Nothing says “thank you, Mom” or “thank you, BFF” like a fresh bouquet of flowers, especially in an arrangement you create yourself.
When you hand pick and personally arrange flowers, you know they are fresh and have not been sitting in a floral cooler for days.
In May, fresh-cut flowers are abundant, including tulips, daffodils, hyacinths or roses — from your own garden or favorite florist or food store. Unique containers bring added drama to your floral arrangements, so look in your closets and cabinets for some of those thrift store or yard sale pieces you stashed away. Tins, pottery, odd china and glass make perfect posy partners.
Here are some tips on choosing quality flower stems and some photos that show how to arrange them, courtesy www.iBulb.org, a non-profit flower bulb information center.
- Pick a palette. Consider one of these pleasing color combinations: lavender and blue, passionate purples, sunny yellows, vintage pastels or rosy reds.
- Sense the scent. Some flowers, especially hyacinths and lilacs, have a powerful fragrance that can overwhelm — mentally think of women who wear too much perfume and how it impacts you when you walk by them. Keep flower perfumes to a minimum when you entertain in a tight space.
- Pair flowers carefully. Avoid combining daffodils — or any other members of the Narcissus family — with other flower types. Narcissi exude a slimy substance that shortens the life span of other flowers by clogging their water uptake channels.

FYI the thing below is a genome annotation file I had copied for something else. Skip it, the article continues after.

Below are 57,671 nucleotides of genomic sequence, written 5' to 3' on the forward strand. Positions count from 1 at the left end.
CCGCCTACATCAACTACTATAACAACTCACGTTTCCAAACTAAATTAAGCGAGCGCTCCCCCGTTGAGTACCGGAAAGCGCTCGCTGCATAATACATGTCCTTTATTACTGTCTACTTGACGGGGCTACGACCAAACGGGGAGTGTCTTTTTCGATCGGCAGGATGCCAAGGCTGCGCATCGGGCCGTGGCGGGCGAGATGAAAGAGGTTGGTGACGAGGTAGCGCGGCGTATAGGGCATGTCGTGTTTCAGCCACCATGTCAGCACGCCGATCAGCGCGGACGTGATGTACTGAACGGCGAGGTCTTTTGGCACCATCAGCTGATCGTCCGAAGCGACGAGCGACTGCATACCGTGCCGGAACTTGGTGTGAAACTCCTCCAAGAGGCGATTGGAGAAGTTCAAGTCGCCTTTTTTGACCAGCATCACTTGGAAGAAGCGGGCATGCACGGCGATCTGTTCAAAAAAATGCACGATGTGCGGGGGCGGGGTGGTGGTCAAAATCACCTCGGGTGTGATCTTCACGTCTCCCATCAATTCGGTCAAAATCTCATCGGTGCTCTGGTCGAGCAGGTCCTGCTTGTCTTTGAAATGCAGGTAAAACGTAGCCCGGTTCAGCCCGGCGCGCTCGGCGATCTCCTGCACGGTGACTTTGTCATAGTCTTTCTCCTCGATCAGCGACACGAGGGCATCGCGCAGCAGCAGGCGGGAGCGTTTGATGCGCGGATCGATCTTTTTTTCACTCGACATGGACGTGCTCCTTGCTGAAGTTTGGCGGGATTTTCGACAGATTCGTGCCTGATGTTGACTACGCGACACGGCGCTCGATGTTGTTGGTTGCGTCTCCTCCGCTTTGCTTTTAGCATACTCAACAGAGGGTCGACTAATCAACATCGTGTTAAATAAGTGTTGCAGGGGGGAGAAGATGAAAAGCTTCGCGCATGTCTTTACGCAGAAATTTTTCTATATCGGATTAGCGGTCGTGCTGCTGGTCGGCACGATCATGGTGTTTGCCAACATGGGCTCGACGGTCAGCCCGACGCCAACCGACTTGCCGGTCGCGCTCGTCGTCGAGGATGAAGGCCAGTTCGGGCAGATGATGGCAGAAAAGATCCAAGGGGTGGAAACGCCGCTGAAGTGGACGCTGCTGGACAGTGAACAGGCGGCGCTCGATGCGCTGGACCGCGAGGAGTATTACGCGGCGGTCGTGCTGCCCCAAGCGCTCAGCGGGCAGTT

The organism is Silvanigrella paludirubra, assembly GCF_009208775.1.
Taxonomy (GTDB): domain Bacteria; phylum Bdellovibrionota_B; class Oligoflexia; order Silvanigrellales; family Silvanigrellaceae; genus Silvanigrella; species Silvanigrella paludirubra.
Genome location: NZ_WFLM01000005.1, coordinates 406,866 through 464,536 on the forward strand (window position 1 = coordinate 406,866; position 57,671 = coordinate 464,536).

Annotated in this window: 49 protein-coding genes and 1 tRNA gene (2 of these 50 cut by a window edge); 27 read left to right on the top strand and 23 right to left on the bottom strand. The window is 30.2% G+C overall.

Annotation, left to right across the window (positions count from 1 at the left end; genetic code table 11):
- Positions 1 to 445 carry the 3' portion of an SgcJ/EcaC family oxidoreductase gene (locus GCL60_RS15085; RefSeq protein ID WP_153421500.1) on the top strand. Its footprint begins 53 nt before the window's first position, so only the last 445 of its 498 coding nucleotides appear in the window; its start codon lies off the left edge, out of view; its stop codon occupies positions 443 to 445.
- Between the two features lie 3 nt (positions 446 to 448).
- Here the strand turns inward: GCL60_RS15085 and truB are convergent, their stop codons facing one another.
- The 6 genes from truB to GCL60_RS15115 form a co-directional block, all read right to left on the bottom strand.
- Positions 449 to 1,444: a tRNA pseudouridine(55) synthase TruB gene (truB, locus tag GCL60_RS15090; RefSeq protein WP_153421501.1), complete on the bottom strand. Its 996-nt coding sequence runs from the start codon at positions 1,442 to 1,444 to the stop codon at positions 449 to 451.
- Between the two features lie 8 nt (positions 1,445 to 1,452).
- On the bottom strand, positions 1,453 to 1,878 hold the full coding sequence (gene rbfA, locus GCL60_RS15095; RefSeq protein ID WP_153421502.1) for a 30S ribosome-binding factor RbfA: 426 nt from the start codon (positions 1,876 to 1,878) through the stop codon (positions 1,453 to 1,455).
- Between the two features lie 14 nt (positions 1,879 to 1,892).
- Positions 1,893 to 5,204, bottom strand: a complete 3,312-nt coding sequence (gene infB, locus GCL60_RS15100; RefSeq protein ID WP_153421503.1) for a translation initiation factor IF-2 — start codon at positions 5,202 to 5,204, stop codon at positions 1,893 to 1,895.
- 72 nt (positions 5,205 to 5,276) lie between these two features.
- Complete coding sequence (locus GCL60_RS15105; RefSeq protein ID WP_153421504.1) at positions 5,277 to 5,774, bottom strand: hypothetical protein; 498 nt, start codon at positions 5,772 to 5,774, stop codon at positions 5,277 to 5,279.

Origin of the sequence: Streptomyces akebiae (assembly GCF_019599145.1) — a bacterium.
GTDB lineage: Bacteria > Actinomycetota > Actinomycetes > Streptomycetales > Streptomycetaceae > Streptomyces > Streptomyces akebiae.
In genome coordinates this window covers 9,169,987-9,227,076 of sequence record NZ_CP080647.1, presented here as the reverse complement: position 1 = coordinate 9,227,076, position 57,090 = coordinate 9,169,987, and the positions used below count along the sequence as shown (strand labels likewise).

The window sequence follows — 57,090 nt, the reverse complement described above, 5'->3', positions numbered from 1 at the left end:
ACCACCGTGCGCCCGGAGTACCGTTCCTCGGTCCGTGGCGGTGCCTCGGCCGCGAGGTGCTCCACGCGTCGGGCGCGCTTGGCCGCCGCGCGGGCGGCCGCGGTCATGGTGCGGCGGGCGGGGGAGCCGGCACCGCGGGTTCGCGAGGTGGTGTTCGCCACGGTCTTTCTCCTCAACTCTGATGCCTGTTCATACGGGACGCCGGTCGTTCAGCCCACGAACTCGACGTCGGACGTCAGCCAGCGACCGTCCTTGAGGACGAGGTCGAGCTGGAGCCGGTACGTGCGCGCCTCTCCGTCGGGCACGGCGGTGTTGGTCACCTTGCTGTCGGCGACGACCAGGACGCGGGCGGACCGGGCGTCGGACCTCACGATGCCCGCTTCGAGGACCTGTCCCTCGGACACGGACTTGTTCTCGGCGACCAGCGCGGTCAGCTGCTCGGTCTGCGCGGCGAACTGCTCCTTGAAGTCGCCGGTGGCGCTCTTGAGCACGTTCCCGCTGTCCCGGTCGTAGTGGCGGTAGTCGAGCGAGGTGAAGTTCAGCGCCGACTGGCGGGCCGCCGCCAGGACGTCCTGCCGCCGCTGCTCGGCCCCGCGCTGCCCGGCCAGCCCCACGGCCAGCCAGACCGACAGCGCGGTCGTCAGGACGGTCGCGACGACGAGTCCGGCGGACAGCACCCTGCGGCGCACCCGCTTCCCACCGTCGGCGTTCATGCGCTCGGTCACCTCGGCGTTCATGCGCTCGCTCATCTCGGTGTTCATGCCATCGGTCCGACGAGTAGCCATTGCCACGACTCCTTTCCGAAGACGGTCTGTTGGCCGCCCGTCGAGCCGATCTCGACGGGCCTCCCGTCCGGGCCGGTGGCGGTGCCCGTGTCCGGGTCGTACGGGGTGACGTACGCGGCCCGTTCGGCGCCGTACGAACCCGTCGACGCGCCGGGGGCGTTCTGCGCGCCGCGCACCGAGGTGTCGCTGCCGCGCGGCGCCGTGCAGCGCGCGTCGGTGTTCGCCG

- Bet on buds. Extend the life of your tulips by purchasing them when the flower heads just start to open — the bud should be closed, but with the color of the flower evident. Before arranging tulips, condition them by re-cutting the base of the stem with a clean, sharp knife; this opens up the flower’s water uptake channels. Cut flower food is not necessary for tulips. With proper care, tulips should open and last from three to seven days. Keep tulips away from heat sources such as direct sunlight, radiators, lamps and televisions. To keep tulips standing up nice and straight in the vase for a longer length of time, pre-stretch them by wrapping in newspaper and setting in water for the first 24 hours.
- Mix and match. Fruit and flowers create an eye-catching arrangement, but as fruit ripens, it emits ethylene gas, which can shorten the vase life of some flowers.
- Think of thou. When you make bouquets for others, make an extra one for yourself — it helps you stop and smell the roses in life, and that’s good any day of the year.